Molecule of the Month - May 2004
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Osmium tetroxide (right) is probably the best-known compound of Osmium, which can easily be found, as it is just two places below Iron in the Periodic Table. Osmium tetroxide is inextricably linked to the discovery and subsequent purification of Osmium.
Osmium is a scarce metal found in only 0.005 ppm of the Earth's crust. Tennant discovered Osmium in 1803 in the residues left behind when crude Platinum and other precious metals had been dissolved in aqua regia (c.HNO3/c.HCl). It is named from the Greek word for odour (osme). Osmium is also found, often with Ru and Ir, in the anode sludges produced during the electrolysis of Nickel (II) solutions. Osmium has an exceptional density of 22.57 g cm-3 and a very high m.p. of 3045°C.
Flow diagram showing the extraction of osmium via OsO4
Osmium tetroxide, also known as osmium(VIII)oxide, formula OsO4, is an example of the highest oxidation achieved by a transition element. Like methane (CH4), osmium tetroxide has a tetrahedral geometry with the O-Os-O bond angle(s) approximating 109.5°. It is an extremely toxic crystalline solid with a low m.p = 40°C and bp = 130°C. The powerful combination of high toxicity and high volatility (easily evaporates) makes osmium tetroxide dangerous if not stored or handled correctly. Recent media exposure suggested its use as a 'billionaires' chemical weapon. This Molecule of the Month article is written to show how important this reagent is, to the chemical community, and how it was party to the awarding the Nobel Prize in Chemistry in 2001 to K. Barry Sharpless.
Osmium tetroxide is probably colourless (Butler and Harrod, Inorganic Chemistry: Principles and Applications, p.343) but is sometimes described as yellow (see photo above). I suggest this discrepancy lies with the presence of the impurity OsO2, which is yellow-brown in colour (Cotton and Wilkinson, Advanced Inorganic Chemistry, p.1002). It is very soluble in CCl4 (carbon tetrachloride = tetrachloromethane) and moderately soluble in water. OsO4 has a characteristic ozone-like odour. The smell is recognisable as the 'fresh' smell you get by old photocopiers, near someone welding, or to be sniffed at on a sunny summers day in a heavily congested city. Should you be close to a lightning strike you will smell ozone, and this is far more likely than being close to a terrorist atrocity.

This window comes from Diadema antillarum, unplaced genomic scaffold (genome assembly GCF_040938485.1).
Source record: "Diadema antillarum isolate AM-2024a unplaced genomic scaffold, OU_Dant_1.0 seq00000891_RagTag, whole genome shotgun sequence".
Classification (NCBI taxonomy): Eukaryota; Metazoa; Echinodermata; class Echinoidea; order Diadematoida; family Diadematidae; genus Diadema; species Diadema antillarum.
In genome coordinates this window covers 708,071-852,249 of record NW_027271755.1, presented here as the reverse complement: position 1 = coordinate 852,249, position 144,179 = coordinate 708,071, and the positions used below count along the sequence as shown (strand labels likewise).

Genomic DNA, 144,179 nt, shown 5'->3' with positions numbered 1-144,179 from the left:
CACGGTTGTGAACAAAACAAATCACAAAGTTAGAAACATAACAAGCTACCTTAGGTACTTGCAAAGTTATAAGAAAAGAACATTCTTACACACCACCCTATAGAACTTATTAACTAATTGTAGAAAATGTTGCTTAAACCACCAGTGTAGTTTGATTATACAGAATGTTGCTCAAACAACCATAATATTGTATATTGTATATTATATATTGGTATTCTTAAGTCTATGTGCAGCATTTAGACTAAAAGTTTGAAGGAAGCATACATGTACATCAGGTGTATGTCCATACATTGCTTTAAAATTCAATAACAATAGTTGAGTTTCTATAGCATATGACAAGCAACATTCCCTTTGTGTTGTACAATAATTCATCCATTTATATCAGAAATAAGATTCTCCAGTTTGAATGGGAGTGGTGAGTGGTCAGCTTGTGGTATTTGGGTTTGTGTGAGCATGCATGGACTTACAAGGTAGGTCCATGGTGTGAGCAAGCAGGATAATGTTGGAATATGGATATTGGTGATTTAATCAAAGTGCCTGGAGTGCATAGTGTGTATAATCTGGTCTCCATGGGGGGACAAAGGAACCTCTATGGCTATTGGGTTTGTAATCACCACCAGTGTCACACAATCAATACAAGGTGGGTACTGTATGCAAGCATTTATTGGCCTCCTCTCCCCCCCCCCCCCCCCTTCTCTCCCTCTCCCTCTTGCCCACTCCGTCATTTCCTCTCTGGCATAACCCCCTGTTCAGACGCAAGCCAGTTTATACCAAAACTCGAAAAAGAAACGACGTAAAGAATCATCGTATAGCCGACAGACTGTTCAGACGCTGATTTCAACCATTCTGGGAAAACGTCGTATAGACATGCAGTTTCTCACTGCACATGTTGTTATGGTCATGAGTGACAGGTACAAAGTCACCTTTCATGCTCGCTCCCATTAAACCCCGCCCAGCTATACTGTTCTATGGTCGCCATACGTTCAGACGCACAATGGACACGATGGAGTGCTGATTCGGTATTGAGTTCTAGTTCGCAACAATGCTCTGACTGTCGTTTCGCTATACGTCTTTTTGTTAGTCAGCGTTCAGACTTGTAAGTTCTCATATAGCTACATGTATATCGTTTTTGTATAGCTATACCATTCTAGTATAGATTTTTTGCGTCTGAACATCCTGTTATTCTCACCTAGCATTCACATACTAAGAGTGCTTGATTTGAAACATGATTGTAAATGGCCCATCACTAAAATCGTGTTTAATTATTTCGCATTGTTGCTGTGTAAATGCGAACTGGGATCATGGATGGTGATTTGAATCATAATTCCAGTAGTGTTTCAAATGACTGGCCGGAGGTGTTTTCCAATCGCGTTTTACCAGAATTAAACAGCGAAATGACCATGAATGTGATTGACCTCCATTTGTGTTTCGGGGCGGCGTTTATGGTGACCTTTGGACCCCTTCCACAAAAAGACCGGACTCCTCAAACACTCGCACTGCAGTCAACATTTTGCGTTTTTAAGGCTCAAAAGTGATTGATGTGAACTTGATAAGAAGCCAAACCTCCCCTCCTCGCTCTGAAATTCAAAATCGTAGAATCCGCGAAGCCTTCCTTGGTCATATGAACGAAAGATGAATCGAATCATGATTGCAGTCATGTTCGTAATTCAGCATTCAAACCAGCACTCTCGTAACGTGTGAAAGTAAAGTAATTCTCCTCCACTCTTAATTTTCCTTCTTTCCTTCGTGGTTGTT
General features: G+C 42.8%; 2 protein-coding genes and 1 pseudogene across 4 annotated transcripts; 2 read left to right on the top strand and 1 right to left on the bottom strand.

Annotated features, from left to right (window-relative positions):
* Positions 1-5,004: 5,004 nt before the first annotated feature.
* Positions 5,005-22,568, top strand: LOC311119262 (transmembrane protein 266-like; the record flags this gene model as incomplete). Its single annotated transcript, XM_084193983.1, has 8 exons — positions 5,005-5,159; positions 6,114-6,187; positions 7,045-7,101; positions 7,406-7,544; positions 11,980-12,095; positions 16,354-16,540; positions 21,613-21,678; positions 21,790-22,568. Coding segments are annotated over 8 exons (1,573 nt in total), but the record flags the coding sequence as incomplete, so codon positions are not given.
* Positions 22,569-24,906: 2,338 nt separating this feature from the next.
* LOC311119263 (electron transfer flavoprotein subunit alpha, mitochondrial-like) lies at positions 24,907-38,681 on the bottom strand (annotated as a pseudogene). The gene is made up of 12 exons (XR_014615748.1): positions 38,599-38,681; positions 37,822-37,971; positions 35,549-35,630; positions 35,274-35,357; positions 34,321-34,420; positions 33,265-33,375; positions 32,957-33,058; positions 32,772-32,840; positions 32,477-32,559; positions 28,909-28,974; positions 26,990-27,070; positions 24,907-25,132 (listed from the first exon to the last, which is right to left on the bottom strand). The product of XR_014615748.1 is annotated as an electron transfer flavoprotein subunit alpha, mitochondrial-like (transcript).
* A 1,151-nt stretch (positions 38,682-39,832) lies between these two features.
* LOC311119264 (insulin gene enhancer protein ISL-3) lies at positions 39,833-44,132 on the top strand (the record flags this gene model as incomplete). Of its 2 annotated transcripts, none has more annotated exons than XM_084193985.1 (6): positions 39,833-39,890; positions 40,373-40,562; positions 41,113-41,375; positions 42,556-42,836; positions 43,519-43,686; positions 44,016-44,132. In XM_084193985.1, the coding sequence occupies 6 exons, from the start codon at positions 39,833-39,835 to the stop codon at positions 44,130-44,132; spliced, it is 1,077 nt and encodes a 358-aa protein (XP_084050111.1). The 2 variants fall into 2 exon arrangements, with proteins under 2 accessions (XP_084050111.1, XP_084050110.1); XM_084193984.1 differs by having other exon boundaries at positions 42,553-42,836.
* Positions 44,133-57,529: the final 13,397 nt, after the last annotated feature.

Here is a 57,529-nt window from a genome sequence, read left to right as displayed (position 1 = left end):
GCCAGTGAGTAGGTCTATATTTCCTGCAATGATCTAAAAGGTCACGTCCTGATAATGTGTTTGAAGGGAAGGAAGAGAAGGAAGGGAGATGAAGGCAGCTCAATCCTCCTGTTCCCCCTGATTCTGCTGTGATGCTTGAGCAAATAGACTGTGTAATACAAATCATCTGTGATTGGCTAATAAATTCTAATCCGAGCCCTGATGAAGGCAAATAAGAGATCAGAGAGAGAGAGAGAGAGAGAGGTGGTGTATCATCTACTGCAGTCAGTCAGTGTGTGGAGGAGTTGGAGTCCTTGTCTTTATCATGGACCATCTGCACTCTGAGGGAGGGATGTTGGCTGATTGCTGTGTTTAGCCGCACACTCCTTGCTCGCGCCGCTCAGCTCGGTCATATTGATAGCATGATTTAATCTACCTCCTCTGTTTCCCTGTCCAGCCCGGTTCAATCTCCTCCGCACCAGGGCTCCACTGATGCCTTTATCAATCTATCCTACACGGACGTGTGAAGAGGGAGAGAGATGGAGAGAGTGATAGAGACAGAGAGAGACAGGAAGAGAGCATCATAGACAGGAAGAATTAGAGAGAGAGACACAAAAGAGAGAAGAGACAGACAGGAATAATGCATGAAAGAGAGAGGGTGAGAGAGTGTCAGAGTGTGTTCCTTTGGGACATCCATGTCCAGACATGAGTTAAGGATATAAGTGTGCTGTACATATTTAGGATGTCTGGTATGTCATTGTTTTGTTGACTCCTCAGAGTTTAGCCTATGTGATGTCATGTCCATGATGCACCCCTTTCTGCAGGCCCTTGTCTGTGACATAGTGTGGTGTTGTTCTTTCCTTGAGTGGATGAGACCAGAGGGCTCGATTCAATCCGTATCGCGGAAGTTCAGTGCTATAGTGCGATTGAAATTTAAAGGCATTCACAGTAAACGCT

Osmium tetroxide is particularly hazardous to the eyes as it is readily reduced by living tissue to give a black oxide and or the metal. For this reason it finds itself an important use as a Biological Stain when in dilute aqueous solutions.
OsO4 is a convenient reagent for the same side (syn) addition of two OH groups across a carbon-carbon double bond. Osmium tetroxide was first given this use back in 1936 by Criegee and a good source of information on this powerful oxidizing agent is to be found in Schroder, Chem. Rev. 80, 187-213 (1980).
This is a rather slow addition but has the distinct advantage of being almost quantitative, an important consideration when performing multi-step syntheses of natural products.
A more familiar reagent that also adds two OH groups across a double bond is alkaline KMnO4. This is a reaction, which used to be taught at A-level and perhaps more interesting than the often-quoted 'decolourises bromine water' test for unsaturation.
The high cost of osmium tetroxide does not preclude its use by perennially under funded chemical research groups. Fortunately, the same reaction can be achieved catalytically. Either H2O2 with OsO4 (Milas & Sussman, J. Am. Chem. Soc., 58, 1302 (1936) or N-methylmorpholine-N-oxide with OsO4 (VanRheenan, Kelly and Cha, Tet. Lett, 1973 (1976). I also made use of this reagent during my own research with Professor Pettit, J. Chem. Soc. Chem. Commun. 1994, 2725-6.
Addition of oxygen (oxidation) is possible by burning the metal at 800°C.
Os + 2 O2 OsO4
An alternative preparation is the oxidation of osmium salts with c.HNO3. This is a widely used method to recover osmium via the volatile osmium tetroxide.
OsO4 is a more powerful oxidizing agent than the halogens. It oxidizes the halides (Cl-(aq), Br-(aq), I-(aq)) to their respective halogens. One easy way to recognise oxidations is an increase in oxidation number (from 1- of the halides to 0 for the elemental halogens).
2 Cl- (aq) Cl2
OsO4 + 2 OH- (aq) [OsO4(OH)2]2- [deep red]
The above reaction is interesting for a number of reasons, i.e. surprising colour change, osmium expands its coordination sphere to six, the product is diamagnetic and the OH groups are trans (opposite each other).
Osmium tetroxide is a valuable tool in the research of both biologists and chemists, and needs to remain so. Chemists need to protect their interests, perhaps more overtly in future, and ensure that they continue with their important work against the tide of negative publicity concerning the misuse of chemicals by non-chemists.
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